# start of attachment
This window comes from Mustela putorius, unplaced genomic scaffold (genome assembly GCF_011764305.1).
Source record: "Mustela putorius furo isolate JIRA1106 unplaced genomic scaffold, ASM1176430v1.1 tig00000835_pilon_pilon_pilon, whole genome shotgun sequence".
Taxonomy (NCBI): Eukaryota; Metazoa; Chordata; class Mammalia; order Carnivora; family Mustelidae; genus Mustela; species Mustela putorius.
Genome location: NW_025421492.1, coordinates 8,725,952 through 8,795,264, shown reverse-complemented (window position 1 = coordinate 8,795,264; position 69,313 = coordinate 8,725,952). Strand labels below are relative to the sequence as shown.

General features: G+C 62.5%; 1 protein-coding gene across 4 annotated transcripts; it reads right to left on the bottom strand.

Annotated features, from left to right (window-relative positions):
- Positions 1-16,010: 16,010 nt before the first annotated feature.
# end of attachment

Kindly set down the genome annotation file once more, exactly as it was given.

This window comes from Mustela putorius, unplaced genomic scaffold (genome assembly GCF_011764305.1).
Source record: "Mustela putorius furo isolate JIRA1106 unplaced genomic scaffold, ASM1176430v1.1 tig00000835_pilon_pilon_pilon, whole genome shotgun sequence".
Taxonomy (NCBI): Eukaryota; Metazoa; Chordata; class Mammalia; order Carnivora; family Mustelidae; genus Mustela; species Mustela putorius.
Genome location: NW_025421492.1, coordinates 8,725,952 through 8,795,264, shown reverse-complemented (window position 1 = coordinate 8,795,264; position 69,313 = coordinate 8,725,952). Strand labels below are relative to the sequence as shown.

General features: G+C 62.5%; 1 protein-coding gene across 4 annotated transcripts; it reads right to left on the bottom strand.

Annotated features, from left to right (window-relative positions):
- Positions 1-16,010: 16,010 nt before the first annotated feature.